Multispectral imaging (MSI) based on imaging and spectroscopy, as relatively novel to the field of histopathology, has been used in biomedical multidisciplinary researches. We analyzed and compared the utility of multispectral (MS) versus conventional red–green–blue (RGB) images for immunohistochemistry (IHC) staining to explore the advantages of MSI in clinical-pathological diagnosis. The MS images acquired of IHC-stained membranous marker human epidermal growth factor receptor 2 (HER2), cytoplasmic marker cytokeratin5/6 (CK5/6), and nuclear marker estrogen receptor (ER) have higher resolution, stronger contrast, and more accurate segmentation than the RGB images. The total signal optical density (OD) values for each biomarker were higher in MS images than in RGB images (all P < 0.05). Moreover, receiver operator characteristic (ROC) analysis revealed that a greater area under the curve (AUC), higher sensitivity, and specificity in evaluation of HER2 gene were achieved by MS images (AUC = 0.91, 89.1 %, 83.2 %) than RGB images (AUC = 0.87, 84.5, and 81.8 %). There was no significant difference between quantitative results of RGB images and clinico-pathological characteristics (P > 0.05). However, by quantifying MS images, the total signal OD values of HER2 positive expression were correlated with lymph node status and histological grades (P = 0.02 and 0.04). Additionally, the consistency test results indicated the inter-observer agreement was more robust in MS images for HER2 (inter-class correlation coefficient (ICC) = 0.95, r s = 0.94), CK5/6 (ICC = 0.90, r s = 0.88), and ER (ICC = 0.94, r s = 0.94) (all P < 0.001) than that in RGB images for HER2 (ICC = 0.91, r s = 0.89), CK5/6 (ICC = 0.85, r s = 0.84), and ER (ICC = 0.90, r s = 0.89) (all P < 0.001). Our results suggest that the application of MS images in quantitative IHC analysis could obtain higher accuracy, reliability, and more information of protein expression in relation to clinico-pathological characteristics versus conventional RGB images. It may become an optimal IHC digital imaging system used in quantitative pathology.
Cregger M, Berger AJ, Rimm DL. Immunohistochemistry and quantitative analysis of protein expression. Arch Pathol Lab Med. 2006;130:1026–30. PubMed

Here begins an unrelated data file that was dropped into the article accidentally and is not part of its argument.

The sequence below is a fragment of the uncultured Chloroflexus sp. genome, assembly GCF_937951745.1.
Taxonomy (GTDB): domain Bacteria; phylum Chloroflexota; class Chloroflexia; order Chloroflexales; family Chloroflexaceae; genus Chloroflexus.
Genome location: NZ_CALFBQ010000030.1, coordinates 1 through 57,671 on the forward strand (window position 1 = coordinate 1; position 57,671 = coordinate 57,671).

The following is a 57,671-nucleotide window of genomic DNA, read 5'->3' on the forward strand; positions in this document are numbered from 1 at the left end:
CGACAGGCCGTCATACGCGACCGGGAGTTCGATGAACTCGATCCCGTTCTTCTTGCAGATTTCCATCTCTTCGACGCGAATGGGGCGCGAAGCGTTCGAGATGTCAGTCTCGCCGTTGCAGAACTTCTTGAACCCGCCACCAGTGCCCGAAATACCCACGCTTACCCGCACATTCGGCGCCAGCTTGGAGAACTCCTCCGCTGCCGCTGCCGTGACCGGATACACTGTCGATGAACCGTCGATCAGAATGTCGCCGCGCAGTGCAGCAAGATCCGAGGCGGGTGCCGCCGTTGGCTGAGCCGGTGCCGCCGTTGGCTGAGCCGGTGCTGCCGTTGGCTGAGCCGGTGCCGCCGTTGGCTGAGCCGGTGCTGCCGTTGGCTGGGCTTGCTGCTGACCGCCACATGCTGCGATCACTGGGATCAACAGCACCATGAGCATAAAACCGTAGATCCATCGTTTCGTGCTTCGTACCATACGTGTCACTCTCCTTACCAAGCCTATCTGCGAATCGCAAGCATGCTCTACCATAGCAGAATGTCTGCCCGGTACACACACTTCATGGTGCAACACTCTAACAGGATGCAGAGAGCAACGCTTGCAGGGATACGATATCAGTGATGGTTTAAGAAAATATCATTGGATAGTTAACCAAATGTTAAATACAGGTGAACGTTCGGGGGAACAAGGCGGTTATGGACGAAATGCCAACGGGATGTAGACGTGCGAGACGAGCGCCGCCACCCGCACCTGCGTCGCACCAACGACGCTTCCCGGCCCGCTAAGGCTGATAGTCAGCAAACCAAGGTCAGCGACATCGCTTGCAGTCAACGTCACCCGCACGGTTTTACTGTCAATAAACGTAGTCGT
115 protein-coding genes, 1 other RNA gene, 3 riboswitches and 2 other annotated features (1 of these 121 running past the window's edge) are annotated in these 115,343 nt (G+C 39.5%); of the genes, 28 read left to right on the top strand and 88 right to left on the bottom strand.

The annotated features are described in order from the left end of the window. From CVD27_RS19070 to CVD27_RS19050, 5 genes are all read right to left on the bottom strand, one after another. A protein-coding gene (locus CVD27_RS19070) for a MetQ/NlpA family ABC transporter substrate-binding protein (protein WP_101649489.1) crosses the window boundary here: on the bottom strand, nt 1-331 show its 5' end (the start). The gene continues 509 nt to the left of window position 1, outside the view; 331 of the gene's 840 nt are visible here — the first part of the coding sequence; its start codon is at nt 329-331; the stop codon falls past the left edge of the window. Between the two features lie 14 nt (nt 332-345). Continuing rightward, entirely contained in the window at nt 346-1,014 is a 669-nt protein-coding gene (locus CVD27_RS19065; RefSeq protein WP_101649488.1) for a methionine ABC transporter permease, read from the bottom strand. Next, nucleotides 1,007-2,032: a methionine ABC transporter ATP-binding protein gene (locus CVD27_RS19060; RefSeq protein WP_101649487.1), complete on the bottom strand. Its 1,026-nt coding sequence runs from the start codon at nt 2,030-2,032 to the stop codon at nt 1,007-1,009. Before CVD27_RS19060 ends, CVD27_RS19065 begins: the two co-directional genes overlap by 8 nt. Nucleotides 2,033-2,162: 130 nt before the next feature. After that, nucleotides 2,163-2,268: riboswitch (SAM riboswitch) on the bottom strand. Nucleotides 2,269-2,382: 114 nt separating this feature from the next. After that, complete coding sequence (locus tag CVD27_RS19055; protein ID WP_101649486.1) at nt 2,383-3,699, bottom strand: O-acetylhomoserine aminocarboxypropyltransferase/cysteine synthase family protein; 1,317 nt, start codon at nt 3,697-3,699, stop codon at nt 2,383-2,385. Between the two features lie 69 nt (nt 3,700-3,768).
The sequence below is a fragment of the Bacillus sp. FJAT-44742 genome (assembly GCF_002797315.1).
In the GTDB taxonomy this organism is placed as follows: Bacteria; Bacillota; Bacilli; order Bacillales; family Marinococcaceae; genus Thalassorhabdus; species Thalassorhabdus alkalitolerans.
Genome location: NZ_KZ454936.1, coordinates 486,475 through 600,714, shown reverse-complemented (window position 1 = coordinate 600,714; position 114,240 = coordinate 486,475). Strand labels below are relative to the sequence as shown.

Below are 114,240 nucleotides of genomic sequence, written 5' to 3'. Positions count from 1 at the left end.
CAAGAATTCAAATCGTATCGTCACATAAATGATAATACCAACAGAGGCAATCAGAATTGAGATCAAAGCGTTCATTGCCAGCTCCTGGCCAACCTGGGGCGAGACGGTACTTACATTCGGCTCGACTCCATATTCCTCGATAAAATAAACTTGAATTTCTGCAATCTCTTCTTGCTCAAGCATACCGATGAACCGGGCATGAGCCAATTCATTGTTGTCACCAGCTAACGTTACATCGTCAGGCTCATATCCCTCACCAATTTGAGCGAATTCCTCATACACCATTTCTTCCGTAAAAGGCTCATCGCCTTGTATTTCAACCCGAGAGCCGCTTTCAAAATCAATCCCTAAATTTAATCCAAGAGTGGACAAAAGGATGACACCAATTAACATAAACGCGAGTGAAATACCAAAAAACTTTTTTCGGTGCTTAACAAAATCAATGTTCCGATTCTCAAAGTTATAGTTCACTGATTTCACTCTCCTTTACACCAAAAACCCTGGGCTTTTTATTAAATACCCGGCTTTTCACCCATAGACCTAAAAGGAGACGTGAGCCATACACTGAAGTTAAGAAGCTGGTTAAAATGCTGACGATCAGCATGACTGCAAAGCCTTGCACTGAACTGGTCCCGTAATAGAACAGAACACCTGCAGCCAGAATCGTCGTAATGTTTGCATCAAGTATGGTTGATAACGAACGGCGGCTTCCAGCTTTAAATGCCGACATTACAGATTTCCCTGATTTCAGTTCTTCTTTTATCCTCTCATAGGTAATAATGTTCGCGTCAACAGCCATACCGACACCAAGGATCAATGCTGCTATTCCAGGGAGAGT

Tani S, Fukunaga Y, Shimizu S, Fukunishi M, Ishii K, Tamiya K. Color standardization method and system for whole slide imaging based on spectral sensing. Anal Cell Pathol (Amst). 2012;35:107–15. CrossRef
Van der Loos CM. Chromogens in multiple immunohistochemical staining used for visual assessment and spectral imaging: the colorful future. J Histotechnol. 2010;33:31–40. CrossRef
Edge SB, Byrd DR, Compton CC, Fritz AG, Greene FL, Trotti A. AJCC Cancer Staging Manual. 7th ed. New York: Springer; 2010.
Lakhani SR, Ellis IO, Schnitt SJ, Tan PH, van de Vijver MJ. WHO classification of tumours of the breast. World Health Organization classification of tumours. 4th ed. Lyon: IARC Press; 2012.
Nuance™ 3.0 Quick Start Guide. P/N 130805 Rev. 00. Caliper Life Sciences, Inc., 68 Elm St., Hopkinton, MA, 01748, USA 508-435-9500. www.CaliperLS.com.
McNutt NS, Levenson RM, Peters SB. Spectral imaging microscopy reveals nuclear eosinophilia in hyperchromatic nuclei of mycosis fungoides and other disorders. Am J Dermatopathol. 2005;27:532. CrossRef
Levenson R, Beechem J, McNamara G. Spectral imaging in preclinical research and clinical pathology. Stud Health Technol Inform. 2013;185:43–75. PubMed
Maeda T, Nakanishi Y, Hirotani Y, et al. Immunohistochemical co-expression status of cytokeratin 5/6, androgen receptor, and p53 as prognostic factors of adjuvant chemotherapy for triple negative breast cancer. Med Mol Morphol. 2015. doi: 10.1007/s00795-015-0109-0.
Badve S, Nakshatri H. Oestrogen-receptor-positive breast cancer: towards bridging histopathological and molecular classifications. J Chin Pathol. 2009;62:6–12. CrossRef
- Application of multispectral imaging in quantitative immunohistochemistry study of breast cancer: a comparative study
- Springer Netherlands